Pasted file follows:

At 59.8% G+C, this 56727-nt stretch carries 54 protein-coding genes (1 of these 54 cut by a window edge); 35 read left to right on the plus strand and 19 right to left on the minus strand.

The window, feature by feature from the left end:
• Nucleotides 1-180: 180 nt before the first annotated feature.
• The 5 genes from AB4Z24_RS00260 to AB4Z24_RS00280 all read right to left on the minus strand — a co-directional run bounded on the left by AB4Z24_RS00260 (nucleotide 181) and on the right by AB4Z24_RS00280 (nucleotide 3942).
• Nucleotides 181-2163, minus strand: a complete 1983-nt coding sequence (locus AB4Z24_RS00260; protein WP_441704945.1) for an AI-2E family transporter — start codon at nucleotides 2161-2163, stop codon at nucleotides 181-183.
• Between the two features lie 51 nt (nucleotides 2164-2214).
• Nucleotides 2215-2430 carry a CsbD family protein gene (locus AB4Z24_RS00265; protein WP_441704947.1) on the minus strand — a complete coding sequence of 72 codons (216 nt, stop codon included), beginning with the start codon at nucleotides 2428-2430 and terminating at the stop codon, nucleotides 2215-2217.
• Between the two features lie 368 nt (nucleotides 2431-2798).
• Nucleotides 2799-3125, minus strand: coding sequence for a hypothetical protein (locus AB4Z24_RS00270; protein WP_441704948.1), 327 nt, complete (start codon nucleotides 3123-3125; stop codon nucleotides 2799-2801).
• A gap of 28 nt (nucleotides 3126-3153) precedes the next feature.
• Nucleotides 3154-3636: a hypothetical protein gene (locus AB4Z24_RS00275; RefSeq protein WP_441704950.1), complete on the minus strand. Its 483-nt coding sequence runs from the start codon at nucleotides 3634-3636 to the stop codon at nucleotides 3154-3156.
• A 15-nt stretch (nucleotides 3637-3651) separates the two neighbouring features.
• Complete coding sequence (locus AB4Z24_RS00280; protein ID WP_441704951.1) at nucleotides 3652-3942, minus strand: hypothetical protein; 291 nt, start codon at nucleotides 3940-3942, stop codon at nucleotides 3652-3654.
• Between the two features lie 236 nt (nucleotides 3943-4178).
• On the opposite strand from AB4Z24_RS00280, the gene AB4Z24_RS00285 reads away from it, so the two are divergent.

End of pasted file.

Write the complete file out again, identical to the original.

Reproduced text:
At 59.8% G+C, this 56727-nt stretch carries 54 protein-coding genes (1 of these 54 cut by a window edge); 35 read left to right on the plus strand and 19 right to left on the minus strand.

The window, feature by feature from the left end:
• Nucleotides 1-180: 180 nt before the first annotated feature.
• The 5 genes from AB4Z24_RS00260 to AB4Z24_RS00280 all read right to left on the minus strand — a co-directional run bounded on the left by AB4Z24_RS00260 (nucleotide 181) and on the right by AB4Z24_RS00280 (nucleotide 3942).
• Nucleotides 181-2163, minus strand: a complete 1983-nt coding sequence (locus AB4Z24_RS00260; protein WP_441704945.1) for an AI-2E family transporter — start codon at nucleotides 2161-2163, stop codon at nucleotides 181-183.
• Between the two features lie 51 nt (nucleotides 2164-2214).
• Nucleotides 2215-2430 carry a CsbD family protein gene (locus AB4Z24_RS00265; protein WP_441704947.1) on the minus strand — a complete coding sequence of 72 codons (216 nt, stop codon included), beginning with the start codon at nucleotides 2428-2430 and terminating at the stop codon, nucleotides 2215-2217.
• Between the two features lie 368 nt (nucleotides 2431-2798).
• Nucleotides 2799-3125, minus strand: coding sequence for a hypothetical protein (locus AB4Z24_RS00270; protein WP_441704948.1), 327 nt, complete (start codon nucleotides 3123-3125; stop codon nucleotides 2799-2801).
• A gap of 28 nt (nucleotides 3126-3153) precedes the next feature.
• Nucleotides 3154-3636: a hypothetical protein gene (locus AB4Z24_RS00275; RefSeq protein WP_441704950.1), complete on the minus strand. Its 483-nt coding sequence runs from the start codon at nucleotides 3634-3636 to the stop codon at nucleotides 3154-3156.
• A 15-nt stretch (nucleotides 3637-3651) separates the two neighbouring features.
• Complete coding sequence (locus AB4Z24_RS00280; protein ID WP_441704951.1) at nucleotides 3652-3942, minus strand: hypothetical protein; 291 nt, start codon at nucleotides 3940-3942, stop codon at nucleotides 3652-3654.
• Between the two features lie 236 nt (nucleotides 3943-4178).
• On the opposite strand from AB4Z24_RS00280, the gene AB4Z24_RS00285 reads away from it, so the two are divergent.